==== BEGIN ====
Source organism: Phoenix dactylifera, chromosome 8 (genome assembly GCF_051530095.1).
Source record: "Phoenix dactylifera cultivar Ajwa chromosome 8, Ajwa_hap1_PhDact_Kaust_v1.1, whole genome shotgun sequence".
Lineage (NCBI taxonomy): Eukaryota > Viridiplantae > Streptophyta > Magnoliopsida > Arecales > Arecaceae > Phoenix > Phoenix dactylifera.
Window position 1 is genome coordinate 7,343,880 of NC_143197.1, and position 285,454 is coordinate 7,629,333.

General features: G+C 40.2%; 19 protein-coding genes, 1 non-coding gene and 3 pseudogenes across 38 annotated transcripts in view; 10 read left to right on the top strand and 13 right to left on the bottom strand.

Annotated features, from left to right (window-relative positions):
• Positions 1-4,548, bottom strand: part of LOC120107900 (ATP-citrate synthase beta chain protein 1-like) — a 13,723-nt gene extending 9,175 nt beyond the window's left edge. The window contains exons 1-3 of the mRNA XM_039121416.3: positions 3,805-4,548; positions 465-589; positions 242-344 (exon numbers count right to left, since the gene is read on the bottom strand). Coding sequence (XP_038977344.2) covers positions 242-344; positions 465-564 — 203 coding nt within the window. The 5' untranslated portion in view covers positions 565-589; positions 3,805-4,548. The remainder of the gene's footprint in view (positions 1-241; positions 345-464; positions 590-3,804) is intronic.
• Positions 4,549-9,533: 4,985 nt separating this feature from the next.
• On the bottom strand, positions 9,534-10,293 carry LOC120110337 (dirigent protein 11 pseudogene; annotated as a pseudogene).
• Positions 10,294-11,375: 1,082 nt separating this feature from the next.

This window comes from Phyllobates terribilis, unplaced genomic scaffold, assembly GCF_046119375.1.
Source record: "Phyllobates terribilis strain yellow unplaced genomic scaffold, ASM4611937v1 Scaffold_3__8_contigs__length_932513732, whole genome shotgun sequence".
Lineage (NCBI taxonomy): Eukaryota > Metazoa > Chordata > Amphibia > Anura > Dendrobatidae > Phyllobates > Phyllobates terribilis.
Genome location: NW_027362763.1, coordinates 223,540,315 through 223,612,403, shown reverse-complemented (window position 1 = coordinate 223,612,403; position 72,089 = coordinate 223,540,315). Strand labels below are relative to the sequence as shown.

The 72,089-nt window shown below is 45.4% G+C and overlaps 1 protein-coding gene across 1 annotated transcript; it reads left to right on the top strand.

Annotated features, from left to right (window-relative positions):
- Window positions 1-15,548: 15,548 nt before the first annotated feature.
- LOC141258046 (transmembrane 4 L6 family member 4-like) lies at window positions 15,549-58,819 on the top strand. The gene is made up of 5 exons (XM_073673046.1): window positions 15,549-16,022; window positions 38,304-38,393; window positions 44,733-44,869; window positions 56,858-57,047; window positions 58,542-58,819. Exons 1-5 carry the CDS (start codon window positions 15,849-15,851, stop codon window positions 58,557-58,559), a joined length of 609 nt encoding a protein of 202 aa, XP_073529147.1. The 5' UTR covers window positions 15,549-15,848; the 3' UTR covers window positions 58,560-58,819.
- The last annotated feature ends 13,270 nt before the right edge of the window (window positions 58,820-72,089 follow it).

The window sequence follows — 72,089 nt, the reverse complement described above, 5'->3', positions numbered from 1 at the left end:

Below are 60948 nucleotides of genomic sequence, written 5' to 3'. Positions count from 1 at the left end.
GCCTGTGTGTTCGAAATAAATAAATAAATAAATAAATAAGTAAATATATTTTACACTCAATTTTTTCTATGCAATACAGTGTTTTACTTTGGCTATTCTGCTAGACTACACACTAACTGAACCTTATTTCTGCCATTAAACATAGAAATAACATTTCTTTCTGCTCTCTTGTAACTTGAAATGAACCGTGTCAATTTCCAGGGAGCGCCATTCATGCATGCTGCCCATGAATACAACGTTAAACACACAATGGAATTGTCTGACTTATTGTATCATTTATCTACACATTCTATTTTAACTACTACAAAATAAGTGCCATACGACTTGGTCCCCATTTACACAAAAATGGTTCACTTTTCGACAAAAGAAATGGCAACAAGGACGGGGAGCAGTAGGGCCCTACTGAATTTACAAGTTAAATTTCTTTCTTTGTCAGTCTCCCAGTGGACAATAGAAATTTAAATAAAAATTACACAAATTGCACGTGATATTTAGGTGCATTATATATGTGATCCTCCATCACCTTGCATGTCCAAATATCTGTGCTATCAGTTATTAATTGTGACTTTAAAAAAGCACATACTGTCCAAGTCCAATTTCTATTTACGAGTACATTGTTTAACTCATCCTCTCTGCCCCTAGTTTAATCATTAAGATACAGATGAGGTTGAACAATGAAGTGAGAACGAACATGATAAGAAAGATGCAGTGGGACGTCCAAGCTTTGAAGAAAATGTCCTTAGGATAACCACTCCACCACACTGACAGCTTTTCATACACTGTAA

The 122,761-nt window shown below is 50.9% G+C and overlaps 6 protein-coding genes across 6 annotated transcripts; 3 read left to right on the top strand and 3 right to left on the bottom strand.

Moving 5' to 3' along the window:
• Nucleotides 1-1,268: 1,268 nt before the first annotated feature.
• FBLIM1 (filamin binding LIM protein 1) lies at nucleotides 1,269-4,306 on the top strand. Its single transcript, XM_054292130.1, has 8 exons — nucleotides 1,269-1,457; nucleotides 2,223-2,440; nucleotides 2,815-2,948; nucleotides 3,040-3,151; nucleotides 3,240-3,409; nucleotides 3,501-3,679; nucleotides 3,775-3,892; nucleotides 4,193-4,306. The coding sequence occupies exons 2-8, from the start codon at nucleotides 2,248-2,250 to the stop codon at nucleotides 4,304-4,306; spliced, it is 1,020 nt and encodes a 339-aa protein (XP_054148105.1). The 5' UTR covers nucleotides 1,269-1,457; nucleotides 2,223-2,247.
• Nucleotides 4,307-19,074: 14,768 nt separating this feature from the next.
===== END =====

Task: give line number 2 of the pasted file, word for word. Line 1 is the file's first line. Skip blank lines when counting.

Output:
Source record: "Phoenix dactylifera cultivar Ajwa chromosome 8, Ajwa_hap1_PhDact_Kaust_v1.1, whole genome shotgun sequence".